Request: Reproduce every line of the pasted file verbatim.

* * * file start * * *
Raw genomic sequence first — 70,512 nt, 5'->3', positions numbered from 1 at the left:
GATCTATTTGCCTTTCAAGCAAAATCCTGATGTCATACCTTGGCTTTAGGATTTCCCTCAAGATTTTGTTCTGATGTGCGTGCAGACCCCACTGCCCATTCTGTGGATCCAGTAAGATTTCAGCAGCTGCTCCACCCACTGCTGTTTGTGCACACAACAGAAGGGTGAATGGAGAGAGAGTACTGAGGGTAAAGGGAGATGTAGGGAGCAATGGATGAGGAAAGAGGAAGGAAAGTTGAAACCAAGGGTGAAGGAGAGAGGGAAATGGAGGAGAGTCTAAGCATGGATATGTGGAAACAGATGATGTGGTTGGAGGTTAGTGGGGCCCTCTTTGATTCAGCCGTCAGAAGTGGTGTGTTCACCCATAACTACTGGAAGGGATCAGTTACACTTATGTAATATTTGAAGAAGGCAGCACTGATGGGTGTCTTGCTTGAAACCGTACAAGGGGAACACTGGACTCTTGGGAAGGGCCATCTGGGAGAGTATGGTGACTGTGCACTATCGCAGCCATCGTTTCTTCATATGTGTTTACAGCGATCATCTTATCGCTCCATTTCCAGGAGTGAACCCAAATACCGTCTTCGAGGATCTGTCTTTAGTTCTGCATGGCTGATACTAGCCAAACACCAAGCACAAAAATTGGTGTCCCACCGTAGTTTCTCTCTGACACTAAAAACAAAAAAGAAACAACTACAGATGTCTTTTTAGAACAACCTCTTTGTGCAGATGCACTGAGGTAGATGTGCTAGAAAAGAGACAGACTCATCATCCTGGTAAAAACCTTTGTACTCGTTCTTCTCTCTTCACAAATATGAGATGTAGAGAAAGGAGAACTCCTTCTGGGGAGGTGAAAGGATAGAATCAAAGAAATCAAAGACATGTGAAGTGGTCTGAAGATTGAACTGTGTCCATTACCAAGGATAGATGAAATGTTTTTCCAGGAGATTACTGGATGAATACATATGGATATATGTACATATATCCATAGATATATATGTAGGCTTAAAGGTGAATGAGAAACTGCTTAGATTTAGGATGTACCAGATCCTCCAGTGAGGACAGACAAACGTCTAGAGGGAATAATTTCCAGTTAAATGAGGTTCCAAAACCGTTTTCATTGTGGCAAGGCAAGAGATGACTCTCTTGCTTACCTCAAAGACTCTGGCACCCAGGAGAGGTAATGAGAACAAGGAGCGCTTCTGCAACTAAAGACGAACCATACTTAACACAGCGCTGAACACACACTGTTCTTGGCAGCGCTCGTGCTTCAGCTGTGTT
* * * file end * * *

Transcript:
Raw genomic sequence first — 70,512 nt, 5'->3', positions numbered from 1 at the left:
GATCTATTTGCCTTTCAAGCAAAATCCTGATGTCATACCTTGGCTTTAGGATTTCCCTCAAGATTTTGTTCTGATGTGCGTGCAGACCCCACTGCCCATTCTGTGGATCCAGTAAGATTTCAGCAGCTGCTCCACCCACTGCTGTTTGTGCACACAACAGAAGGGTGAATGGAGAGAGAGTACTGAGGGTAAAGGGAGATGTAGGGAGCAATGGATGAGGAAAGAGGAAGGAAAGTTGAAACCAAGGGTGAAGGAGAGAGGGAAATGGAGGAGAGTCTAAGCATGGATATGTGGAAACAGATGATGTGGTTGGAGGTTAGTGGGGCCCTCTTTGATTCAGCCGTCAGAAGTGGTGTGTTCACCCATAACTACTGGAAGGGATCAGTTACACTTATGTAATATTTGAAGAAGGCAGCACTGATGGGTGTCTTGCTTGAAACCGTACAAGGGGAACACTGGACTCTTGGGAAGGGCCATCTGGGAGAGTATGGTGACTGTGCACTATCGCAGCCATCGTTTCTTCATATGTGTTTACAGCGATCATCTTATCGCTCCATTTCCAGGAGTGAACCCAAATACCGTCTTCGAGGATCTGTCTTTAGTTCTGCATGGCTGATACTAGCCAAACACCAAGCACAAAAATTGGTGTCCCACCGTAGTTTCTCTCTGACACTAAAAACAAAAAAGAAACAACTACAGATGTCTTTTTAGAACAACCTCTTTGTGCAGATGCACTGAGGTAGATGTGCTAGAAAAGAGACAGACTCATCATCCTGGTAAAAACCTTTGTACTCGTTCTTCTCTCTTCACAAATATGAGATGTAGAGAAAGGAGAACTCCTTCTGGGGAGGTGAAAGGATAGAATCAAAGAAATCAAAGACATGTGAAGTGGTCTGAAGATTGAACTGTGTCCATTACCAAGGATAGATGAAATGTTTTTCCAGGAGATTACTGGATGAATACATATGGATATATGTACATATATCCATAGATATATATGTAGGCTTAAAGGTGAATGAGAAACTGCTTAGATTTAGGATGTACCAGATCCTCCAGTGAGGACAGACAAACGTCTAGAGGGAATAATTTCCAGTTAAATGAGGTTCCAAAACCGTTTTCATTGTGGCAAGGCAAGAGATGACTCTCTTGCTTACCTCAAAGACTCTGGCACCCAGGAGAGGTAATGAGAACAAGGAGCGCTTCTGCAACTAAAGACGAACCATACTTAACACAGCGCTGAACACACACTGTTCTTGGCAGCGCTCGTGCTTCAGCTGTGTT